There is absolutely no reason for a departing nation to use Article 50 before agreement has largely been reached. A full member of the European Union obviously has more leverage than one that is two years away from falling out without a deal. There is no reason to trigger Article 50 until you’re good and ready, and the United Kingdom’s negotiating team is clearly very far from either being “good” or “ready”.

As Dominic Cummings, formerly of Vote Leave, said during the campaign: “No one in their right mind would begin a legally defined two-year maximum period to conduct negotiations before they actually knew, roughly speaking, what the process was going to yield…that would be like putting a gun in your mouth and pulling the trigger.”

If we were going to trigger Article 50, we shouldn’t have triggered it when we did

As I wrote before Theresa May triggered Article 50 in March, 2017 is very probably the worst year you could pick to start leaving the European Union. Elections across member states meant the bloc was in a state of flux, and those elections were always going to eat into the time. 

May has got lucky in that the French elections didn’t result in a tricky “co-habitation” between a president of one party and a legislature dominated by another, as Emmanuel Macron won the presidency and a majority for his new party, République en Marche.

It also looks likely that Angela Merkel will clearly win the German elections, meaning that there won’t be a prolonged absence of the German government after the vote in September.

But if the British government was determined to put the gun in its own mouth and pull the trigger, it should have waited until after the German elections to do so.

The government should have made a unilateral offer on the rights of EU citizens living in the United Kingdom right away

The rights of the three million people from the European Union in the United Kingdom were a political sweet spot for Britain. We don’t have the ability to enforce a cut-off date until we leave the European Union, it wouldn’t be right to uproot three million people who have made their lives here, there is no political will to do so – more than 80 per cent of the public and a majority of MPs of all parties want to guarantee the rights of EU citizens – and as a result there is no plausible leverage to be had by suggesting we wouldn’t protect their rights.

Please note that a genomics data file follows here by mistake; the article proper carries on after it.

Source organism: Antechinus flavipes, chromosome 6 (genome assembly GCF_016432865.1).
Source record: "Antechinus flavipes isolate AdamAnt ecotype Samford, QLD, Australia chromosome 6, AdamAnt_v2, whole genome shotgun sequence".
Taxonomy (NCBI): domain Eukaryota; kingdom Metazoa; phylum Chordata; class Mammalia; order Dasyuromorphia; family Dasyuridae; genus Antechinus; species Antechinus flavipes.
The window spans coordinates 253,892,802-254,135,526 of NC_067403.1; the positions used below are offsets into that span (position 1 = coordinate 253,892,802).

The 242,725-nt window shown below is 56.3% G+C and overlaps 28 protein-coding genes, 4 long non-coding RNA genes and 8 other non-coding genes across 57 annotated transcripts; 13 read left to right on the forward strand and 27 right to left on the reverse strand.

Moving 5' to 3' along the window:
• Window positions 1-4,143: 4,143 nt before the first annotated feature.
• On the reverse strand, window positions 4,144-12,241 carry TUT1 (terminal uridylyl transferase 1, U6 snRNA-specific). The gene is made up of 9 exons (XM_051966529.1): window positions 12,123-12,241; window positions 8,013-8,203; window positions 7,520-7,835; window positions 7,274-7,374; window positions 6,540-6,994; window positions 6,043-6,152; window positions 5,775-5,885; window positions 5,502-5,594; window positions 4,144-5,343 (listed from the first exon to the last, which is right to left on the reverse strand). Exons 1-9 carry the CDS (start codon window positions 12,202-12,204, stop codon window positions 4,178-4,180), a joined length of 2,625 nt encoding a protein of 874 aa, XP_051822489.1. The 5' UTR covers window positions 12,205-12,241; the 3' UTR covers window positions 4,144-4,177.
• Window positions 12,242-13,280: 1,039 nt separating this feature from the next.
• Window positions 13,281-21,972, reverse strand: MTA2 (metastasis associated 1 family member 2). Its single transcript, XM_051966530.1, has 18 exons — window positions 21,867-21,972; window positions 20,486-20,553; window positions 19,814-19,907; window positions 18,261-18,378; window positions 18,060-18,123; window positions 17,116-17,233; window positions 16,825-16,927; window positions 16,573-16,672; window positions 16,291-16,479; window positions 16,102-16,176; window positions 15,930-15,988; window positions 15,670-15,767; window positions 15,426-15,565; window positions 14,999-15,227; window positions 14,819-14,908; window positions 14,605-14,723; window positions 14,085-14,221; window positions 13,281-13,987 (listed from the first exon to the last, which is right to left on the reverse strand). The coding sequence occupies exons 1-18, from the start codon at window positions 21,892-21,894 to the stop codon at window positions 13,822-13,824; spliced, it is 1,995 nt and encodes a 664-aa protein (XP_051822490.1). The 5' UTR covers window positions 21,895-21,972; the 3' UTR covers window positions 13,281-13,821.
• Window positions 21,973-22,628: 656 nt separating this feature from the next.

If May had, the day she became PM, made a unilateral guarantee and brought forward legislation guaranteeing these rights, it would have bought Britain considerable goodwill – as opposed to the exercise of fictional leverage.

Although Britain’s refusal to accept the EU’s proposal on mutually shared rights has worried many EU citizens, the reality is that, because British public opinion – and the mood among MPs – is so sharply in favour of their right to remain, no one buys that the government won’t do it. So it doesn’t buy any leverage – while an early guarantee in July of last year would have bought Britain credit.

But at least the government hasn’t behaved foolishly about money

Despite the pressure on wages caused by the fall in the value of the pound and the slowdown in growth, the United Kingdom is still a large and growing economy that is perfectly well-placed to buy the access it needs to the single market, provided that it doesn’t throw its toys out of the pram over paying for its pre-agreed liabilities, and continuing to pay for the parts of EU membership Britain wants to retain, such as cross-border policing activity and research.

So there’s that at least.

Stephen Bush is special correspondent at the New Statesman. His daily briefing, Morning Call, provides a quick and essential guide to domestic and global politics.